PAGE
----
At a time when digital seems to be replacing tape-based production and delivery in many aspects of the production cycle it may seem odd that a tapeless TV world may seem, well, a world away.

For clients of ITN Source, today’s announcement that we are offering digital delivery of broadcast quality archive clips rather than couriering tapes all over the globe is another step closer towards moving tapeless; but it’s taken a long time to get here and there is still some way to go further still.

At ITN, we have undergone incremental change and the journey began for us in 2006 when we started digitising our material as we archived footage on the day – the content was a combination of the ITN news clean feeds, the finished bulletins and rushes. 

From that time, our central archiving process became tapeless so that footage being archived into the digital asset management system (DAM) was ingested from the news production servers, and the cataloguing was carried out using the frame accurate QuickTime proxies that were generated from the DAM files. 

The footage may still have often been arriving into the building on tape but we were almost instantly digitising it nonetheless.

But, whilst we started to build up our digital content at rapid pace, old habits proved hard to change and our customers were still often ordering screeners on VHS and master material on Beta SP, gradually migrating over the years to DVD and Digibeta. Even this change to DVD and Digibeta had little impact on costs and the time spent creating these and couriering them was largely the same.  

The key to moving away from tape to digital, however, lies in the breadth of content on offer.

Whilst mass digitisation projects can seem ridden with risk, as the escalating costs of the much publicised Digital Media Initiative proved, ITN took a giant leap into the brave new world and digitised our entire archive dating back to 1955 and spanning 30,000 film cans and legacy tape formats.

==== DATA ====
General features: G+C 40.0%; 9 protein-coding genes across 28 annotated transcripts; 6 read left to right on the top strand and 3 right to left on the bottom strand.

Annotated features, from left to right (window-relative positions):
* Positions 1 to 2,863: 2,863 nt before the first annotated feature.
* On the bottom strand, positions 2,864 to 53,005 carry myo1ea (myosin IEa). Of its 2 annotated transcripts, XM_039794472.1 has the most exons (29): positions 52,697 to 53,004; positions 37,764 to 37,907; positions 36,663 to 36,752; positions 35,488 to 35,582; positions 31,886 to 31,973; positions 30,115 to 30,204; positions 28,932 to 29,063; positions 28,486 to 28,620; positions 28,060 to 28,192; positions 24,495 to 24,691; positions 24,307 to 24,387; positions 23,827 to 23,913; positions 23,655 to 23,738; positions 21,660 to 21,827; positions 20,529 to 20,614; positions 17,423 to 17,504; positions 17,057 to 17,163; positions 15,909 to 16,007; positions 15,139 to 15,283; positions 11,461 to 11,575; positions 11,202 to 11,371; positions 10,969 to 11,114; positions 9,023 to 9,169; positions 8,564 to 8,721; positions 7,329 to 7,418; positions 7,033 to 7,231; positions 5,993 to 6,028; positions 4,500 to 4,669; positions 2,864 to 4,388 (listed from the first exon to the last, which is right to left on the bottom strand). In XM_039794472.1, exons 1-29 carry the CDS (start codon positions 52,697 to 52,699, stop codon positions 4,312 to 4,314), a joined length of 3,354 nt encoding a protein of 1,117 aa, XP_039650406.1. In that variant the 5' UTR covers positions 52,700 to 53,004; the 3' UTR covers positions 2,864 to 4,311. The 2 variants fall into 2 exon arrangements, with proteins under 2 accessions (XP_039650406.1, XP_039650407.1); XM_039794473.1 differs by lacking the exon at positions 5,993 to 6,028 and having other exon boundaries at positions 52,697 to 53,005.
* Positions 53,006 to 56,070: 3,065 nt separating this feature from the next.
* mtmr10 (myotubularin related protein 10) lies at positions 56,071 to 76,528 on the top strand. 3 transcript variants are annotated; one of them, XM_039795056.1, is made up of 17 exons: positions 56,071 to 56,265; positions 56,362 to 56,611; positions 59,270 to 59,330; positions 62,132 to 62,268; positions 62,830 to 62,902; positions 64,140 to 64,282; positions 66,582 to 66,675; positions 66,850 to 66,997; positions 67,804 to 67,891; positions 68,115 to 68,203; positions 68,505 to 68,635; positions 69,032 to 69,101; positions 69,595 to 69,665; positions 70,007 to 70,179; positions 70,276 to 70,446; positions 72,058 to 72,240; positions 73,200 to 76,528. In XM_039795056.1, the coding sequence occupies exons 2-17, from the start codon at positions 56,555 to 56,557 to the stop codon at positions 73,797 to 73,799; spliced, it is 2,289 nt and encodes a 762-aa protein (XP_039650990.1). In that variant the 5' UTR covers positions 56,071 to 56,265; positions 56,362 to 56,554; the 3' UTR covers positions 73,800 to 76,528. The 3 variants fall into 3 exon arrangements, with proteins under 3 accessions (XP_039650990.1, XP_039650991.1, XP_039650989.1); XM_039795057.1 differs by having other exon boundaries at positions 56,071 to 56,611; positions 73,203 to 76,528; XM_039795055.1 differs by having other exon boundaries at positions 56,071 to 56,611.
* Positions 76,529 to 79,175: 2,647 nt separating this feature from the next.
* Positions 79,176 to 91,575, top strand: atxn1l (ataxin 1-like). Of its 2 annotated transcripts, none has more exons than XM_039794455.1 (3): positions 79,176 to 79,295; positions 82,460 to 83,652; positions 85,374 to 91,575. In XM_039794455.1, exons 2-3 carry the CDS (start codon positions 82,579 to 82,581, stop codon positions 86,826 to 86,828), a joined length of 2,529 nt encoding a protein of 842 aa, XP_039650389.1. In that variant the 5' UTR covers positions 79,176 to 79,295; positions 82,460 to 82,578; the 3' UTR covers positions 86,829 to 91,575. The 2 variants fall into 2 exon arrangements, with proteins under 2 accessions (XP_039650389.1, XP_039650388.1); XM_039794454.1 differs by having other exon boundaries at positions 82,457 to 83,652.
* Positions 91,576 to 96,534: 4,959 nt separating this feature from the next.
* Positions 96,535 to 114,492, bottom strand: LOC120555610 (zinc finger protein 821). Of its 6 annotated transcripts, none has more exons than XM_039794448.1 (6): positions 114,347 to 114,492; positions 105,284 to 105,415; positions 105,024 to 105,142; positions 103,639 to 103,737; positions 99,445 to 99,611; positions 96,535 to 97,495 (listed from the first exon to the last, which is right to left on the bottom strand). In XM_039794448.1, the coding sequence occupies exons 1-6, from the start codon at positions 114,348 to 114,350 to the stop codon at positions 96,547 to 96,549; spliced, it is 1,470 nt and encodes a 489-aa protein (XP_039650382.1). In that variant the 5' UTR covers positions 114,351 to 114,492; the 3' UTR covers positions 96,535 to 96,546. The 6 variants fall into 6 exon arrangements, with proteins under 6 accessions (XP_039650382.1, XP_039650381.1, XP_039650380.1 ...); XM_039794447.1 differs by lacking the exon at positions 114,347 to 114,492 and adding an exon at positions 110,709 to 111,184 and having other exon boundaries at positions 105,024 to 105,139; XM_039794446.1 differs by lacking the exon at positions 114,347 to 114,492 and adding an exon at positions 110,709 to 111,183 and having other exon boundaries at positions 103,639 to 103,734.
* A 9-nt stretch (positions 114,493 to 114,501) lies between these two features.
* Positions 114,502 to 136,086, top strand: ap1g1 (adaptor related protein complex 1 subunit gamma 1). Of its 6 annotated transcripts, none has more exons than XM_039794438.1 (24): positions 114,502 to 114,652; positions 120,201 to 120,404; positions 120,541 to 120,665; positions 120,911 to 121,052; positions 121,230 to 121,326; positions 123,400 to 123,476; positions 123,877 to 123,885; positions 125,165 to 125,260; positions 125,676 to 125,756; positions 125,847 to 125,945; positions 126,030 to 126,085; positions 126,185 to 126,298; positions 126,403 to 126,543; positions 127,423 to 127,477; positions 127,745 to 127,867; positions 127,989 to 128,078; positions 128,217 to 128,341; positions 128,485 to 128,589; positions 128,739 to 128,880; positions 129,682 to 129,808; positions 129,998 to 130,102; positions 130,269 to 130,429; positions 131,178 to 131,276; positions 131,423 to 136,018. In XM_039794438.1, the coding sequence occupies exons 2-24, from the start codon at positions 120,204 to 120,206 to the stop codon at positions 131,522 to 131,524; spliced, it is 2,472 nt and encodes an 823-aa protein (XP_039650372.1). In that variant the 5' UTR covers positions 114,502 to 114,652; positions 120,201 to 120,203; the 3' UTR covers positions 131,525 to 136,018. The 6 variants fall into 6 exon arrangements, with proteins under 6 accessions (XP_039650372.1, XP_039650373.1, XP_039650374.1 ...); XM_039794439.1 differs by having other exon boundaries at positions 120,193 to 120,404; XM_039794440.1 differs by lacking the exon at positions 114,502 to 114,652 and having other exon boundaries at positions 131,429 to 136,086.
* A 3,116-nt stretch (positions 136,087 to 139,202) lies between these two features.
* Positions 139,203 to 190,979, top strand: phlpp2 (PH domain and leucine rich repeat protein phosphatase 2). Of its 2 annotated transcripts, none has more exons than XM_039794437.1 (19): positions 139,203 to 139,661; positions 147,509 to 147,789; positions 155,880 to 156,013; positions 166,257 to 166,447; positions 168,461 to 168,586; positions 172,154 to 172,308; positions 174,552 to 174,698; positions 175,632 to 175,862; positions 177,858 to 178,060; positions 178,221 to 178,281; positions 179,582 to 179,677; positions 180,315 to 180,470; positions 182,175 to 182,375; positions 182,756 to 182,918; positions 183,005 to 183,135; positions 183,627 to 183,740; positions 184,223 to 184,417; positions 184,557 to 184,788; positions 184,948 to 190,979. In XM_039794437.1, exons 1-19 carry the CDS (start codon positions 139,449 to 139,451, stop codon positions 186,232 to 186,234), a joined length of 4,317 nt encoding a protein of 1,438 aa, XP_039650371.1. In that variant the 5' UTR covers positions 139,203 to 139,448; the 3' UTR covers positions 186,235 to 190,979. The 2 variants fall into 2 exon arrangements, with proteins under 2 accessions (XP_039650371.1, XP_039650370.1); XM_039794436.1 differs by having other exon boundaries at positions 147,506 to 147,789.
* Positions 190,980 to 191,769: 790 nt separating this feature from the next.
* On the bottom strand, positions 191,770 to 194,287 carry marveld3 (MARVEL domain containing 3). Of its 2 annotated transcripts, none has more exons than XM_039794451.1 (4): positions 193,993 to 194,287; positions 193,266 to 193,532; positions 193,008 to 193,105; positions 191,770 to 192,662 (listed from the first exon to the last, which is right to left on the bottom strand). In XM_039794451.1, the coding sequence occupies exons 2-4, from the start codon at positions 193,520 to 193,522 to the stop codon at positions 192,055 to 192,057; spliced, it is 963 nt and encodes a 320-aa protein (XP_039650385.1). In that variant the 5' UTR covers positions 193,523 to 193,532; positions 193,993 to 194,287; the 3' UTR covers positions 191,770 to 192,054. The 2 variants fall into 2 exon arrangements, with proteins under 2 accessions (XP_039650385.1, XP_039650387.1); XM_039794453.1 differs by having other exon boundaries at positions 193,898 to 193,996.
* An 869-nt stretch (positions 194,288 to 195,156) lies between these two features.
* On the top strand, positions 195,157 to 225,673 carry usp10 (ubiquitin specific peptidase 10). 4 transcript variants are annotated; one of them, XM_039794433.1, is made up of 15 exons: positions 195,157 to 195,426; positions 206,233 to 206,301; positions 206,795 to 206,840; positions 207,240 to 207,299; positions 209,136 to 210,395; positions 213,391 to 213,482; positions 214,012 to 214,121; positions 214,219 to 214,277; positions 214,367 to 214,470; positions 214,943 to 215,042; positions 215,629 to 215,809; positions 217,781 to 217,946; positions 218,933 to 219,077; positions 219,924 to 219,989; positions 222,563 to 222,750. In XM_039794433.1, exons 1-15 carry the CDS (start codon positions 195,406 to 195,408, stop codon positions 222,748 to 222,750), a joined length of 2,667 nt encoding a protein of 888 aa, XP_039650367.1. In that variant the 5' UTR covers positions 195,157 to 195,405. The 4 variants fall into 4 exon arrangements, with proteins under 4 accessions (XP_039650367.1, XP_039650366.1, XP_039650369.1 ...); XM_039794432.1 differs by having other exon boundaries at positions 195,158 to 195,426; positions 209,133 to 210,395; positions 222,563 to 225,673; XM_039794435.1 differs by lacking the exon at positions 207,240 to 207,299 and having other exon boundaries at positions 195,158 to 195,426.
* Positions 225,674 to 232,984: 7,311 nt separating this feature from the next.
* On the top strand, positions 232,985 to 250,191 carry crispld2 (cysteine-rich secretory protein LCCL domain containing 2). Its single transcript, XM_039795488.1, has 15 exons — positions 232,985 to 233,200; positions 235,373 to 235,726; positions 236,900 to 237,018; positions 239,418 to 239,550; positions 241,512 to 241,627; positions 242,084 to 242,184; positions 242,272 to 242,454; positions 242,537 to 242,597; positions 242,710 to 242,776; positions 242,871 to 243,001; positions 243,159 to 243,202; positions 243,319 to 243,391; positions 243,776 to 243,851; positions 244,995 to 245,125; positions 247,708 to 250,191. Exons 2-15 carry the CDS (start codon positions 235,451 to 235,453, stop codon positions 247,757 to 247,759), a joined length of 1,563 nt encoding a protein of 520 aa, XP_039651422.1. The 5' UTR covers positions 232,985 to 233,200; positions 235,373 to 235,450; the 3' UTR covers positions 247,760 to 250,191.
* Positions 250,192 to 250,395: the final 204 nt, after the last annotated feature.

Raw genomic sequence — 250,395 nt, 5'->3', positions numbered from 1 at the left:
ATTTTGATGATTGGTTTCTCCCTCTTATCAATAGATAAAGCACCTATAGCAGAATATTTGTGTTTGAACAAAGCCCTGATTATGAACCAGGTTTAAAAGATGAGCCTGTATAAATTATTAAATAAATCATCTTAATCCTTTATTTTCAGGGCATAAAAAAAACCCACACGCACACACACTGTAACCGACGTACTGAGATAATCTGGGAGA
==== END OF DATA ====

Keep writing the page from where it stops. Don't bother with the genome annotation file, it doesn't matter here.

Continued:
That investment was the step change that we needed as the completion of our Project Digital Archive in 2011 coincided with a shift away from tape towards file based delivery. 

The factors that influenced this shift by our customers were speed of delivery, tighter budgets, and, crucially, accessibility of archive material.

But the challenges didn’t end there of course. In the earlier days of digital file delivery, customers began asking for preview quality files that they could easily share with colleagues.

Over the last couple of years we have seen a massive uplift in file based master orders – beginning with H.264 at 10Mbps, then 15Mbps and more recently, a drive towards larger, higher quality, less compressed files.

This meant we had to work with customers to ensure they had adequate internet bandwidth, the correct facilities for large downloads and playback, and of course an understanding of what can seem like a bewildering array of file formats, codecs and tech specs.

What I’ve learnt is that there are a lot of different elements to seriously consider about when you go tapeless, whether you are an archive or a producer.

These issues span right through from how the footage is captured, what formats should be used, how should the footage be stored, named and delivered, how the footage is processed and managed once it arrives, and who needs access to it.

But as technology and understanding improves, the benefits are there to be seen. In my case it’s that we no longer receive boxes and boxes of tapes to keep in our storage facility in perpetuity as tapes become replaced by camera cards, hard drives and file storage.

Now that we’re at a point where we are aware of the digital challenges - even if we haven’t quite overcome some of them - getting our heads around tapeless workflow is becoming easier.

It is this attitude combined with increased volumes of readily available digitised content that is making the traditionally old-fashioned world of archive one of the fully tapeless component parts of the production process.

Kathey Battrick is director of operations at ITN Source